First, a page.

"(d) The plaintiffs incurred other consequential expenses in their new residence, including but not limited to having to purchase a new stove, new drapes, pay extra appraisal fees, attorney fees, and recording expenses.

"(e) The plaintiffs were put to great expense in having to incur attorney fees expense to commence this action against the defendants."

The issue on appeal:

Does sec. 706.04 bar a husband and wife from asserting a sec. 706.02(1)(f) homestead defense when a contract for the sale of homestead property lacks the signature of each spouse as required in sec. 706.02(1)(f)? 1

In accordance with secs. 706.01 and 706.02, Stats. (1973), the following language expresses the formal requirements of a valid real estate contract conveying homestead property:

Sec. 706.01. Scope, definitions, construction.

"(1) Subject to the exclusions in sub. (2), this chapter shall govern every transaction by which any interest in land is created, aliened, mortgaged, assigned or may be otherwise affected in law or in equity.

"(2) . . .

"(3) A 'conveyance' is a written instrument, evidencing a transaction governed by this chapter, which satisfies the requirements of s. 706.02.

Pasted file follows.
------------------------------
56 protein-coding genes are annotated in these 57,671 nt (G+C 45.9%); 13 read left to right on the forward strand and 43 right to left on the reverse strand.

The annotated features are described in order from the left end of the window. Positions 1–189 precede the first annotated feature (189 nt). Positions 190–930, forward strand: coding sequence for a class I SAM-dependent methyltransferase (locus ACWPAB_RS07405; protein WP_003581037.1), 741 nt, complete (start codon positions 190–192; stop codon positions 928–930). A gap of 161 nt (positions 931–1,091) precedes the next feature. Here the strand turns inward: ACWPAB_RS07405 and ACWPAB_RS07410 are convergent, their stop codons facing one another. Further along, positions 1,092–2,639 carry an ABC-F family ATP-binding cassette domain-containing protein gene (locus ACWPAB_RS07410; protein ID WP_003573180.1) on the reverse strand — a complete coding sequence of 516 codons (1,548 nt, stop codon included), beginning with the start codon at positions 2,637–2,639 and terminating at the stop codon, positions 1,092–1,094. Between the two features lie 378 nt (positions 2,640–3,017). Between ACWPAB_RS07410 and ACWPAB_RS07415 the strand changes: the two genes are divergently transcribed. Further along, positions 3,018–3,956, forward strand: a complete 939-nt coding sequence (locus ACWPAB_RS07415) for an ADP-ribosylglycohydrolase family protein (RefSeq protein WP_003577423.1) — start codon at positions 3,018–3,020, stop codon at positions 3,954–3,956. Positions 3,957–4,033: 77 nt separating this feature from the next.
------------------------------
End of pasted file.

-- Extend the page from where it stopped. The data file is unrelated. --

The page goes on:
"(4) 'Signed' includes any handwritten signature or symbol on a conveyance intended by the person affixing or adopting the same to constitute an execution of the conveyance.

"(5) . . ."

"(6) This chapter shall be liberally construed, in cases of conflict or ambiguity, so as to effectuate the intentions of parties who have acted in good faith.

"(7) 'Homestead', as used in this chapter, means the dwelling, and so much of the land surrounding it as is reasonably necessary for use of the dwelling as a home, but not less than one-fourth acre (if available) and not exceeding 40 acres. " (emphasis supplied.)